Rating for Style: A-
Rating for Substance: B

 

Image Transfer

 One
Aspect Ratio1.33:1 - Full Frame
Original Aspect Ratioyes
Anamorphicno


Image Transfer Review: A new digital transfer was done for all of the films, and the improvement over the old recycled LD transfer is significant. McCay's linework is much clearer, especially on the restored Gertie the Dinosaur. The delicate drawings of The Centaurs and Gertie on Tour also look very nice indeed. There's the expected flicker for films 90 years old, and random bits of speckling and damage, but in all the films are highly watchable. Only some of the shorts are windowboxed on this edition, unlike the earlier ones which were all windowboxed. But that wasn't, as it turns out, quite all it was cracked up to be, since the former "windowboxing" actually cropped off significant portions of the picture, and even with overscan more is now visible on the screen than before. The Flying House appears to be cropped at the sides, but it was that way on the old edition from Lumivision as well, so it appears to be a problem with the source elements; perhaps an audio track was slapped on at some point, obliterating one side of the picture? Little Nemo suffers a bit from vertical roll, with the bottom of the picture printed at the top; no doubt that was one of the reasons why the earlier DVD relied on cropping, but surely at this stage of digital manipulation it should be easy enough to move the bottom of the frame back where it belongs, even if it's printed onto the source material that way? How a Mosquito Operates has a lengthy bit that is marred by hairs at the top of the frame, but it appears to be printed-in damage since it looks the same on the old Lumivision disc.

Image Transfer Grade: B+

 

Audio Transfer

 LanguageRemote Access
DS 2.0(music only)yes


Audio Transfer Review: Gabriel Thibodeau provides an all-new piano score for the films. He tends toward an impressionistic character for the music, which suits McCay's moods quite well. The sound is 2.0 and decodes to fill the surrounds as well as the main speakers. As expected for a new track, it's quiet and free of noise and hiss. The performance is well-miked, with the entire range of the piano sounding quite vivid.

Audio Transfer Grade: A-

 

Disc Extras

Animated menu with music
Scene Access with 11 cues and remote access
1 Documentaries
1 Feature/Episode commentary by John Canemaker
Packaging: generic plastic keepcase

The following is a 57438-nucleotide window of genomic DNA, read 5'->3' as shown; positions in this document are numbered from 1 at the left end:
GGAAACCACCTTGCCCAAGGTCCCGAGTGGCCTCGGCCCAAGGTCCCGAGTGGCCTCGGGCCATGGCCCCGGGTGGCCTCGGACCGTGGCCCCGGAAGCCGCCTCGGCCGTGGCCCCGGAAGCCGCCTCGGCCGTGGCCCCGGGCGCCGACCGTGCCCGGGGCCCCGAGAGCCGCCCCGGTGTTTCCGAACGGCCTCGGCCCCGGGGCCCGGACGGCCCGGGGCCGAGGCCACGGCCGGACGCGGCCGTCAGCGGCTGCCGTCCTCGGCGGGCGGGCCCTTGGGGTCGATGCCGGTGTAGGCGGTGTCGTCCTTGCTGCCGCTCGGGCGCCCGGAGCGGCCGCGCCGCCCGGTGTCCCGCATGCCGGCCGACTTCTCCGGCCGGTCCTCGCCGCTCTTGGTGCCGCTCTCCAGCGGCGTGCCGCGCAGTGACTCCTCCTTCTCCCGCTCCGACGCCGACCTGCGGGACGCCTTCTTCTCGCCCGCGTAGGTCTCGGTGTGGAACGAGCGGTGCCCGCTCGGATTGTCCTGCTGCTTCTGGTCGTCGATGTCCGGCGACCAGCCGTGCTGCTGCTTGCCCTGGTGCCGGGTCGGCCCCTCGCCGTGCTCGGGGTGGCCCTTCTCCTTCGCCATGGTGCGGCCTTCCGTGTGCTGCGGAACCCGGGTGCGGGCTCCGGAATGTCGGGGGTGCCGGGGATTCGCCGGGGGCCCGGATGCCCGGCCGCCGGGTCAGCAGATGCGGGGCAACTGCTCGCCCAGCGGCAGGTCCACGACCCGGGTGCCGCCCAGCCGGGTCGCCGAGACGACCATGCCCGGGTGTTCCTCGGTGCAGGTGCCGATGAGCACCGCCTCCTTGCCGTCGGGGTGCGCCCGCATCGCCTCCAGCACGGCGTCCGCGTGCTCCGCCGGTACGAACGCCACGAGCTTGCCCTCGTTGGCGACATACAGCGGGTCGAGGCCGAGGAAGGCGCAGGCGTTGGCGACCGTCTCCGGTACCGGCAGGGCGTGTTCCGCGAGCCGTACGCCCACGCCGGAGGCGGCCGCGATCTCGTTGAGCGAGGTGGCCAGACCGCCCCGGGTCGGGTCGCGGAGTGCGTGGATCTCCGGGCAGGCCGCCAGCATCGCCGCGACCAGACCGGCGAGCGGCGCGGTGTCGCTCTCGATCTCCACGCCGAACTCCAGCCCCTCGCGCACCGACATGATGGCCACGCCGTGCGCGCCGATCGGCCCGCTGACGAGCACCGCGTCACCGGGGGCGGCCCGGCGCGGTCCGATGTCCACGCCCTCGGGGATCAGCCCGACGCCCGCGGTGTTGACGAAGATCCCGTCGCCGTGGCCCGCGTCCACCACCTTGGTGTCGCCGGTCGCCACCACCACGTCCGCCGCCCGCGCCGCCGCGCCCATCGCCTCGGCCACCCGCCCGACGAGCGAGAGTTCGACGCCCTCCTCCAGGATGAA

Picture Disc
1 Disc
1-Sided disc(s)
Layers: RSDL
Layers Switch: 01h:00m:23s

Extra Extras:
  1. Stills gallery
Extras Review: Instead of the lengthy text essay by John Canemaker in the earlier DVD set, that author instead contributes a full-length commentary. Unfortunately, that was a mistake. He falls immediately into the trap of narrating the films, and even worse, he apparently hadn't seen them for a while and frequently anticipates onscreen action incorrectly, so what we're left with is an inadequate commentary for the blind. He doesn't begin to convey the information in the old essay either, making it a double disappointment.

The 18m:29s documentary, Remembering Winsor McCay (1976), is invaluable for including footage of the elderly John Q. Fitzsimmons, who as a young man had repeatedly drawn the same backgrounds over and over for Gertie the Dinosaur, freeing McCay up to do the actual animation. Most importantly, the second half of the film includes the un-intertitled version of Gertie, which is how it was shown with McCay present, and Fitzsimmons carries out the narrative duties that would have been undertaken by McCay. The whole flows much better this way, even though it's pre-restoration. Wrapping up the package is a huge still gallery featuring photos of McCay and members of his family, running over 47m. The layer change is thoughtfully placed between shorts.

Extras Grade: C+

 

Final Comments

The third time round makes these shorts look better than ever, and it's certainly worth owning for the quality and historic import of the films themselves. But there are still some issues, especially with the extras, so perhaps the fourth version will be the charm.